Understanding position, margin and padding

Margin, padding and position are three ways of defining where your content will be place on the page. Here we'll explain the differences and when to use which.


1. Margins allow you to set a fixed pixel offset from the parent element.

You can use this in combination with the position settings.

Setting the css property to absolute is not required to use margins.

The red textbox will always be 80px away from the bottom of the section, independant of the height of the section.
2. Padding allows you to define the space between the content of the element and it's border.
This is mostly used for adding padding to text.
3. Centering elements can be done using the align tool.
This will set the margin-left and margin-right properties so the element is in it's desired position.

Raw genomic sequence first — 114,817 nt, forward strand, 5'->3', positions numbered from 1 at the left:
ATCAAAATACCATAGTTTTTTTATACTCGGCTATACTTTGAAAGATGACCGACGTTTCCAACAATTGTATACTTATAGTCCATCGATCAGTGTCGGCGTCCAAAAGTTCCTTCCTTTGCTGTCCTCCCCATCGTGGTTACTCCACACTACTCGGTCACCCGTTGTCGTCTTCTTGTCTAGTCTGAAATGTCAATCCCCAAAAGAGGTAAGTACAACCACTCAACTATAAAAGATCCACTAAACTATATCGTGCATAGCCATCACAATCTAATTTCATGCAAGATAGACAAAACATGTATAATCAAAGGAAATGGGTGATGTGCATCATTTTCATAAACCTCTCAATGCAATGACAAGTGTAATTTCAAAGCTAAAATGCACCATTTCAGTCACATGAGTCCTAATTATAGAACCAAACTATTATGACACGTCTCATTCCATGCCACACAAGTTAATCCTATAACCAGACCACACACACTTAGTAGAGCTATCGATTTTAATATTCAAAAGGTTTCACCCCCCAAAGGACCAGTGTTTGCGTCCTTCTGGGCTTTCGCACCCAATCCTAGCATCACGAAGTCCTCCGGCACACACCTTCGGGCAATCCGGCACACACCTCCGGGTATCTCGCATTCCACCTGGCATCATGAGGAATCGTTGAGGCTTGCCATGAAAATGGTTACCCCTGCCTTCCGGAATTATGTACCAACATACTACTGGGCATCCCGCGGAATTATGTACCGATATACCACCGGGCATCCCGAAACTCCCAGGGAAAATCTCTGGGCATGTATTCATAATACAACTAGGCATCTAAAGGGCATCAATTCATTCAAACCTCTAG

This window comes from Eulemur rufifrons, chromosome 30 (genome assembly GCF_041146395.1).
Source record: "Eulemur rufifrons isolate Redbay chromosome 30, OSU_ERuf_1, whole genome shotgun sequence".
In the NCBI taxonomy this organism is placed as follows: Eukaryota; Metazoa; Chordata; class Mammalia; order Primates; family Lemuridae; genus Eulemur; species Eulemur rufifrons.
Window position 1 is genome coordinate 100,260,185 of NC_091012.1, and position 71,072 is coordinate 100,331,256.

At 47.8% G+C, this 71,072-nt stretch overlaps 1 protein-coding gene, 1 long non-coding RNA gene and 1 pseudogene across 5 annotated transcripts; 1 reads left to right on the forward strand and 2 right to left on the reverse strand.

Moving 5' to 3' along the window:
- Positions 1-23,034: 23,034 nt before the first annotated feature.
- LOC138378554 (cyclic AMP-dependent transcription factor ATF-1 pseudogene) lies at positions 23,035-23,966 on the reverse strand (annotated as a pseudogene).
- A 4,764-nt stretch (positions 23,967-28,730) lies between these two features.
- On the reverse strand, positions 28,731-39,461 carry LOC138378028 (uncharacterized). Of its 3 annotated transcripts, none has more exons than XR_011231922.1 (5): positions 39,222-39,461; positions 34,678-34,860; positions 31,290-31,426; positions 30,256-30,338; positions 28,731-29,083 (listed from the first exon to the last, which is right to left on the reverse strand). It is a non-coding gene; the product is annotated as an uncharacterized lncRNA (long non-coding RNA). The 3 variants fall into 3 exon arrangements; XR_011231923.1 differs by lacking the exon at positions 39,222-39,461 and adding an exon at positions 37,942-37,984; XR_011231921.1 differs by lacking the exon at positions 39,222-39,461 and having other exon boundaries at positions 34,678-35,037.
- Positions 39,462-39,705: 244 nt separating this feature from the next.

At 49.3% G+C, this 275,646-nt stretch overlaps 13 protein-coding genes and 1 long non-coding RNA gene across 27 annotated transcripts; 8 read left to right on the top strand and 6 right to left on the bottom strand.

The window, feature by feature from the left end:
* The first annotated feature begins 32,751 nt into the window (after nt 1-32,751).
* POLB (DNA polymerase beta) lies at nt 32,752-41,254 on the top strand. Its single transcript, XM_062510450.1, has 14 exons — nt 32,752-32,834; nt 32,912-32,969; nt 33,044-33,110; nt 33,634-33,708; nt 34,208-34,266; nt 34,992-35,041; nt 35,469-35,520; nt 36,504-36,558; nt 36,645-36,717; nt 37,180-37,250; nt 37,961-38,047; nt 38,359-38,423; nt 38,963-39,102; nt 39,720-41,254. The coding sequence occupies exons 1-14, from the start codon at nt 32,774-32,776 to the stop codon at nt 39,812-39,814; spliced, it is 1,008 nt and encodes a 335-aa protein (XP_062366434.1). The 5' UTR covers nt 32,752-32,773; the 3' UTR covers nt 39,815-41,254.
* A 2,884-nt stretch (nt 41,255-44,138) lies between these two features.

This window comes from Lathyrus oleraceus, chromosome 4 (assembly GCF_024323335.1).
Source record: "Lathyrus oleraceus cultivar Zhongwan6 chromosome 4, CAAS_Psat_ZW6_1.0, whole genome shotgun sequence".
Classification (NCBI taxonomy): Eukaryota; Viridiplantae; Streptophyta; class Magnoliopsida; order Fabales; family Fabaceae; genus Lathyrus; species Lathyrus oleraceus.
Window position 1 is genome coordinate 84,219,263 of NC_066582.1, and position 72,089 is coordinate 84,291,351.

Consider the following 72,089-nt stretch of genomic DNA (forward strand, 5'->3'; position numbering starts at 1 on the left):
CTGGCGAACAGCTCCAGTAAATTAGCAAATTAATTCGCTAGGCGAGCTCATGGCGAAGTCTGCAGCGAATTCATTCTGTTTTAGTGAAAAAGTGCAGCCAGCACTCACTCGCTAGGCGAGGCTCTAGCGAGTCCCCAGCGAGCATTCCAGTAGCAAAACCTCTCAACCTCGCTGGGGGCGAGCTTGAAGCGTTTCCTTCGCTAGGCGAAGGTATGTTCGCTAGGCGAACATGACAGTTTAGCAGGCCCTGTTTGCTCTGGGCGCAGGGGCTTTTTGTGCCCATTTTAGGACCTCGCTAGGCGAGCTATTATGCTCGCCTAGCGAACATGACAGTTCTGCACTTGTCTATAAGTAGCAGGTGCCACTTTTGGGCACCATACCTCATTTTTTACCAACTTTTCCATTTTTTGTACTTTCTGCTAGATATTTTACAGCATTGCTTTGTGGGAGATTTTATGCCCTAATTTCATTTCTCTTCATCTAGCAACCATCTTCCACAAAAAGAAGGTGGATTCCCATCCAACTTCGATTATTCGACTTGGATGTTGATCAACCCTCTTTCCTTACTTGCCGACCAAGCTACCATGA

4.  Position allows you to set the position of an element without pushing other elements around.
Set the "css position" of the element you want to position to absolute.
Set the "css position" of the parent element to relative.
Then enter 2 of the 4 values. These will express the distance in percentages from the edges of the parent element.
For example, the red textbox is set to absolute and is positioned 0% from the left and 10% from the bottom, so if the section is 800px height on a certain device, the textbox will be placed at 80px from the bottom.
Using the align tool only works if the element has a "css position" of static or relative.
Centering a textbox that is absolutely positioned can be done by giving it a position of 50% and then setting the margin to a negative value equal to one-half of textbox width. E.g.: A textbox that is 300px width, set the left position to 50% and the left margin to -150px.
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